"The will of God, even your sanctification," wrote Apostle Paul (1 Thessalonians 4:3). Sanctification of faithful is made in the Church. "Christ also loved the church, and gave himself for it; That he might sanctify and cleanse it with the washing of water (baptism) by the word, That he might present it to himself a glorious church, not having spot, or wrinkle, or any such thing; but that it should be holy and without blemish" (Ephesians 5:25-27). Thus, God made the Church sort of an exquisite vessel that contains the precious ointment of God's holiness.

The Church is holy due to Her mysterious unity with God. The Son of God did incarnate in order to unite the faithful with Himself. The unity with God is accomplished through partaking in the Body and Blood of Christ. Joining in with God in the Eucharist, the faithful at the same time merge in one mysterious union — the Church. This union is so powerful and effective that all faithful become one mysterious body with Jesus Christ as its Head. Sanctification of the faithful in the Church is completed by the grace of the Holy Ghost.

The sanctifying power of God acts in the Church abundantly. The Church sanctifies everything that She engulfs with Her action. Sanctification of man starts in the Sacrament of Baptism, which washes off any filth of sin from him. Baptism serves as sort of a doorway to the Church, where a newly baptized believer receives access to all Her grace-filled sacraments. The sanctifying power of the Church stretches not only to the Christians who actively pursue moral perfection, but also to their families. In a word of the Apostle, "the unbelieving husband is sanctified by the wife ... else were your children unclean; but now are they holy" (1 Corinthians 7:14). Members of the Church, who are passive or indifferent to virtue, become sanctified as well when they — this way or other — come in touch with divine services and ecclesiastical objects. The Church sanctifies the human mind through reading of the Word of God, singing of hymns and prayers, and through sacred images (icons); She sanctifies bodies, houses, food, harvests and various things through sprinkling of holy water. She cleanses off sins and heals infirmities in the Sacrament of Confession.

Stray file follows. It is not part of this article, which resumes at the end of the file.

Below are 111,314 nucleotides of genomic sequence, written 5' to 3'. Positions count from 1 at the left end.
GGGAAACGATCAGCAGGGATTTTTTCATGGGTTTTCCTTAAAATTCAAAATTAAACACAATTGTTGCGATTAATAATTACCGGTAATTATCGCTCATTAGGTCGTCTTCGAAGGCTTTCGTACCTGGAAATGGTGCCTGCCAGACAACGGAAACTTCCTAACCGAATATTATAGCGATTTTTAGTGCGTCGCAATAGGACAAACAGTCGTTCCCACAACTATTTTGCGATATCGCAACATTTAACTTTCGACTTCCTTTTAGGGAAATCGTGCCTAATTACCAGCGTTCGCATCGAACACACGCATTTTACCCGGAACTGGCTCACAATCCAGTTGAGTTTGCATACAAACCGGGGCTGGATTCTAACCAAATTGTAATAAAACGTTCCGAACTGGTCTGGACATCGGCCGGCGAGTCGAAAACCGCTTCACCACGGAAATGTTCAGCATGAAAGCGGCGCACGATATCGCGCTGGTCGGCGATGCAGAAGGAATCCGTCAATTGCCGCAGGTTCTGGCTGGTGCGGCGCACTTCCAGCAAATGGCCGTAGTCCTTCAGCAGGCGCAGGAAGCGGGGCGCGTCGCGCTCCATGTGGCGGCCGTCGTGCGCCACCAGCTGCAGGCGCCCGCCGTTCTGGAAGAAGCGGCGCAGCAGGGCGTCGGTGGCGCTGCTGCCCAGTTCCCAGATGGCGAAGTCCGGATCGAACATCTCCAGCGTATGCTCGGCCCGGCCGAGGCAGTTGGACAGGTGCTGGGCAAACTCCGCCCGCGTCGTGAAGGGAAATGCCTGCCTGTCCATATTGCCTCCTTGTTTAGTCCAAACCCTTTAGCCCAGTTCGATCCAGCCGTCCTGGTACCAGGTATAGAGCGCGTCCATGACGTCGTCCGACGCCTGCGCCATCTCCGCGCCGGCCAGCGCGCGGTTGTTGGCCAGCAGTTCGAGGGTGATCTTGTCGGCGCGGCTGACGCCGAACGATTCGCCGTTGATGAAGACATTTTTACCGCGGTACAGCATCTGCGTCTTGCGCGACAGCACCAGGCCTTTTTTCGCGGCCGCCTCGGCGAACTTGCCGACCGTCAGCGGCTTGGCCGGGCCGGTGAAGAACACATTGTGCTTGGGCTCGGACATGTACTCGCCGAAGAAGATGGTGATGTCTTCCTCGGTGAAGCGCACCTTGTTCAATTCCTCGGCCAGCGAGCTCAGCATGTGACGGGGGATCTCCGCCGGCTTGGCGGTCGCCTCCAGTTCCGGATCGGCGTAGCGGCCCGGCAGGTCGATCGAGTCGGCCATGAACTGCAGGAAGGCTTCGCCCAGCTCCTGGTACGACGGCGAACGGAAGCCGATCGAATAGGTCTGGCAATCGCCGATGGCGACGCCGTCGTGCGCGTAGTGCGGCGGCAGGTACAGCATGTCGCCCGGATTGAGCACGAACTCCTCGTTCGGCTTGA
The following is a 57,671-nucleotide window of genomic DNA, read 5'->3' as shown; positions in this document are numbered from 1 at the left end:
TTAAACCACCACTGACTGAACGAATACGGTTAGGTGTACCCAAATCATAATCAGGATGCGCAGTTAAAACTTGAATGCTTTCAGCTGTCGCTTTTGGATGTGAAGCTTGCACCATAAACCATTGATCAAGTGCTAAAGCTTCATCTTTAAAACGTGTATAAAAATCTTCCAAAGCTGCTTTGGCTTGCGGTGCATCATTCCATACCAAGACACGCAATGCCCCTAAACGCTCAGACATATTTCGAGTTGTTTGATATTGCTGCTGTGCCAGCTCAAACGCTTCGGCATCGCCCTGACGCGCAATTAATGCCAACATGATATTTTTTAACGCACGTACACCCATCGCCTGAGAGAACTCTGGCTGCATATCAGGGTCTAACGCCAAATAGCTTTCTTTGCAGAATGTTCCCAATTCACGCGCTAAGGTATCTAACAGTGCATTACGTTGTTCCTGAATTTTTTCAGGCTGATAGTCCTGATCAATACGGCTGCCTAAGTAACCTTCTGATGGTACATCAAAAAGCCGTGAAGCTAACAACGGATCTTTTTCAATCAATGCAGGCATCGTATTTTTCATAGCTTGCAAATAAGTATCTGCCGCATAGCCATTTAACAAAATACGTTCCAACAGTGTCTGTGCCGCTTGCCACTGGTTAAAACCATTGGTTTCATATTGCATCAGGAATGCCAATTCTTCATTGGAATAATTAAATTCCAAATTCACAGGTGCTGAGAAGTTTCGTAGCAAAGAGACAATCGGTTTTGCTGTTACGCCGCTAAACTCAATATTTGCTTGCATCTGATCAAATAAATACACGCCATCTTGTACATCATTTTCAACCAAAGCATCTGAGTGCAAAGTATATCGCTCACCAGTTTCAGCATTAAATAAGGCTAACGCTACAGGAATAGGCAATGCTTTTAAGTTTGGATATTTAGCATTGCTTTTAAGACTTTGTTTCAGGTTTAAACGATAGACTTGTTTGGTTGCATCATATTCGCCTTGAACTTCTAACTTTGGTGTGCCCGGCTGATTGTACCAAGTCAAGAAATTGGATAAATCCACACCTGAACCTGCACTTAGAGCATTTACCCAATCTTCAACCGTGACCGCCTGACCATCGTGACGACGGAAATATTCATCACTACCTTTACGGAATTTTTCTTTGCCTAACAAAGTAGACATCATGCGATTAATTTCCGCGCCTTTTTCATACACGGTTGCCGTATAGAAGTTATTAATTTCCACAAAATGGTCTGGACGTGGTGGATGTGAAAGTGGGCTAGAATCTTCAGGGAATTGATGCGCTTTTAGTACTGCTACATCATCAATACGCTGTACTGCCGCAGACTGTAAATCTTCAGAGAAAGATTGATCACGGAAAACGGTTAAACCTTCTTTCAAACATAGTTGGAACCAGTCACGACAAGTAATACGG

Grace does sanctify not only one's spirit but also one's physical self. The visible sanctification comes into effect immediately, and the inner one takes a harder and longer journey because it depends on sensitivity of a certain person. As fragrance and shine can have different degrees, so differ the degrees of sanctity. Sanctity may be compared to the mysterious ladder, seen by the patriarch Jacob (Genesis 28), which stood on the ground but reached the heaven with its top. In the process of acquiring sanctity, one's psychology and attitudes must change. There must be an effort of will, desire, continuity, in order to have man's moral qualities come nearer to the most perfect properties of All-Holy God. This is why inner sanctification often walks a thorny and winding path. Rare are the people who, like St. Seraphim of Sarov, longed for God since their childhood, and continuously ascended in the way of righteousness until the very old age. The majority experiences alternate periods of religious inspiration and apathy, spiritual scarcity and even transgressions. Because of this, in the real life the Church must not be demanded to contain sinless people only. The Holy Evangelist John wrote, "If we say that we have no sin, we deceive ourselves, and the truth is not in us" (1 John 1:8).

This is exactly the reason why the Lord Jesus Christ likened the Church to a field where wheat and weeds grow next to each other, or why in the parable about the ten virgins He mentioned the five who were foolish whose lamps went out while they were sleeping. Our life is not some frozen expectation, but a process, growth that takes different pace with different people. With His grace, God calls everyone to Himself, without any violence, waiting for one's own wish. Some become cleaner and better as they reach their old age, others die without repentance. It is only in the life to come that evil will be completely separated from good.

Speaking about holiness of the Church, we must remember that Her holiness is not a result of holiness of Her members. God, not people, is the source of holiness. That is why the Apostles in their epistles called all Christians saints, despite the fact that among them there were imperfect and even sinful people (Acts 6:1; 1 Corinthians 3:1-4; 1 Corinthians 4:8; 1 Corinthians 6:1-9; Galatians 5:5; 2 Peter 2:13). It is not right to think that the Church is constituted only of morally perfect people. The sanctifying power of the Church is not diminished by the presence of unworthy members. Everything sinful and worldly that invades the terrain of the Church would remain alien to Her and would be destined to trashing away and elimination as though weeds in a field. As time passed, the word 'saint' has come to mean only the most perfect champions of faith, for example, martyrs for the sake of Christ and righteous people, glorified by God through wonders and miracles.